Wednesday, November 24, 2010

Making masks

It probably started the Halloween my parents made my brother his Ace Frehley costume. I can't pinpoint the year precisely, but it had to be the late 70's, when his then-favorite band KISS rose to prominence, penetrating even our remote Midwest with their makeup and blood-spitting and smoking guitars. The band was more or less a troupe of trick-or-treaters from the beginning, so it's not surprising that kids would eventually show up at their neighbors' doors ready to Shout It Out Loud. I suppose it's also not surprising why my brother chose the band member he did. Paul Stanley, with his aggressively hairy chest, would have been a bold choice in those days, and, as far as I can tell, nobody really wanted to be Gene Simmons, battle-axe bass notwithstanding. Frehley (like cat-faced drummer Peter Criss) hardly ever spoke, but he had a spaceman ("Space Ace") theme to his getup, which made him a prime target of boy-emulation.

My brother's Ace Frehley was, not to oversell it or anything, simply awesome. My parents glittered huge swoops of paper to make a triangle for his shoulders and huge cuffs for his wrists, and they converted his off-brand moonboots into platform shoes truly worthy of moons. Most importantly, they painted his face white with silver star-things exploding around each eye.* I'm sure he had some sort of guitar, too, probably cardboard but with actual strings, and no doubt a wig. I don't remember the actual trick-or-treating or party going or whatever it was he did while he was Ace; I only remember the making and what he looked like.

My lovely wife and I love making costumes, too. There was the first Halloween with both Q and The Boy, when they went as a Dalmatian and firefighter respectively. My wife sewed black spots to an old white onesie and black flaps for ears to an old hat. (Q supplied the smile.) For The Boy, she turned a plastic bottle, clothespin, and some red paint into a remarkably realistic fire extinguisher. Then there was the robot year, with the suit made out of boxes and brass brads and lights that really flashed. Even lately, when the kids have favored off-the-rack options like skeleton, witch, Egyptian princess, and ninja, we embellish. Though you can't really tell from the picture above, my wife made shockingly realistic shuriken out of some silver paper and ten minutes on the internet.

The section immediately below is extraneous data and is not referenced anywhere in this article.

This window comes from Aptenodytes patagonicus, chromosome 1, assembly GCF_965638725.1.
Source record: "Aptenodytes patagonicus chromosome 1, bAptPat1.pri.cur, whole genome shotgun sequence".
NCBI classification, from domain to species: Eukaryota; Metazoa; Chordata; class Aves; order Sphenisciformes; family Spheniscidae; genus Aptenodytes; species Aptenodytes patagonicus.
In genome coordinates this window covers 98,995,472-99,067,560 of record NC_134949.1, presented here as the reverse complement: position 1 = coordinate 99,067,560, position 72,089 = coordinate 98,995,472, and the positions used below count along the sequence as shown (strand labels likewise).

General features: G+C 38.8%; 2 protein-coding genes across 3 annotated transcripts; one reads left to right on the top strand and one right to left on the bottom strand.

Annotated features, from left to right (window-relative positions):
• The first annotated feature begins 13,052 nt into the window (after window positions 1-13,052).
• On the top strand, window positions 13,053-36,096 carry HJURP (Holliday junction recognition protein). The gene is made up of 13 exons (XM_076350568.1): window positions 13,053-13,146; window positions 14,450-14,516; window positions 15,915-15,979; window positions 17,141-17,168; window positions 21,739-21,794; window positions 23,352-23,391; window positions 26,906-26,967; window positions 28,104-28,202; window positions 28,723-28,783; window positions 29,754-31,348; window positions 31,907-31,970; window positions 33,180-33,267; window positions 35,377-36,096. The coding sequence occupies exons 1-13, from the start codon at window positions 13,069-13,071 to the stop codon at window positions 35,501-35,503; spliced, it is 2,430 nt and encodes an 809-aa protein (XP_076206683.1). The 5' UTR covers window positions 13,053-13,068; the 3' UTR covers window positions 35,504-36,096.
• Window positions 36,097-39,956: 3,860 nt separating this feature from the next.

I'm not exactly sure why we do this, why we bother for a day of dress up, perhaps because there are too many reasons: a rare creative opportunity, dissatisfaction with store costumes, or just to make ourselves into makers of things.

It's hard to think about why we make masks without thinking a little about why we wear them. That's a bigger question, of course, one draped in a host of tropes. Myself, I've never really been that convinced by the common claim that most wear masks to hide themselves. Kids, after all, love to dress up, and they are only beginning to have something of the required sort to hide. Instead, I think it's the chance to become something else altogether — some nights, dressing as a 70's rock star is enough to be a 70's rock star.

There's an old story about the particular why of Halloween, of course. Like many of our traditions, this one seems to have been handed down (or up) by pagans** by way of Catholics, though it's all pretty nebulous. Anyway, it's believed that ghosts and ghouls arrived on the last day of the year to revisit their former homes, and steps had to be taken to scare or fool them back under. Funny, then, that we dress up our children and shove them out into the night to deal with the dead. Then again, maybe we make masks for children (and ourselves) because through them we might mix again with the dead, catching a bit of those who we can now see only in ourselves.

We have lost so many, and we don't know where they've gone.

*Like so.

1 comment:

teahouse said...

It is such an odd tradition we have, of dressing up for Halloween.

Love the boy's costume!